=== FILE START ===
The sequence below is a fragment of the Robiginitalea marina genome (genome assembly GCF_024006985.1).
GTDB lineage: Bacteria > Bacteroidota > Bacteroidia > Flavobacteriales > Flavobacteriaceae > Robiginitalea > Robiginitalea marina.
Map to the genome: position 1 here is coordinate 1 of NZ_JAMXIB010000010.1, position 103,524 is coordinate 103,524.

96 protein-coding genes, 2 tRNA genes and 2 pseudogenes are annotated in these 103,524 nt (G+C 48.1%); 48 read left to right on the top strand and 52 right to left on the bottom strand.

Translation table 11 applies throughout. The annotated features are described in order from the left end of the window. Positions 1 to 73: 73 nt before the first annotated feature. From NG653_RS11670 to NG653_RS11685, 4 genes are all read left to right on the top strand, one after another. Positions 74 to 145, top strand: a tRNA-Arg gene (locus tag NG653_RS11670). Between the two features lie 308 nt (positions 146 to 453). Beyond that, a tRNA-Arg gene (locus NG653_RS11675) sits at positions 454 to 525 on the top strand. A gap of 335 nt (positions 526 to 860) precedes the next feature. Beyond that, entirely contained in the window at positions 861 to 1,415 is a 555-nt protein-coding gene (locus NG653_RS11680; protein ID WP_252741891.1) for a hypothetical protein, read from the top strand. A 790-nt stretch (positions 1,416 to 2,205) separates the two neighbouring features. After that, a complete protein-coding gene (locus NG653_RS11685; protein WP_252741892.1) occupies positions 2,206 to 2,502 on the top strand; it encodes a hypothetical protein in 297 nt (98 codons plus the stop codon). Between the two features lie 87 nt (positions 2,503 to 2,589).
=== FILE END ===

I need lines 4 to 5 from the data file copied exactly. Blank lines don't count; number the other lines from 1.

96 protein-coding genes, 2 tRNA genes and 2 pseudogenes are annotated in these 103,524 nt (G+C 48.1%); 48 read left to right on the top strand and 52 right to left on the bottom strand.

Translation table 11 applies throughout. The annotated features are described in order from the left end of the window. Positions 1 to 73: 73 nt before the first annotated feature. From NG653_RS11670 to NG653_RS11685, 4 genes are all read left to right on the top strand, one after another. Positions 74 to 145, top strand: a tRNA-Arg gene (locus tag NG653_RS11670). Between the two features lie 308 nt (positions 146 to 453). Beyond that, a tRNA-Arg gene (locus NG653_RS11675) sits at positions 454 to 525 on the top strand. A gap of 335 nt (positions 526 to 860) precedes the next feature. Beyond that, entirely contained in the window at positions 861 to 1,415 is a 555-nt protein-coding gene (locus NG653_RS11680; protein ID WP_252741891.1) for a hypothetical protein, read from the top strand. A 790-nt stretch (positions 1,416 to 2,205) separates the two neighbouring features. After that, a complete protein-coding gene (locus NG653_RS11685; protein WP_252741892.1) occupies positions 2,206 to 2,502 on the top strand; it encodes a hypothetical protein in 297 nt (98 codons plus the stop codon). Between the two features lie 87 nt (positions 2,503 to 2,589).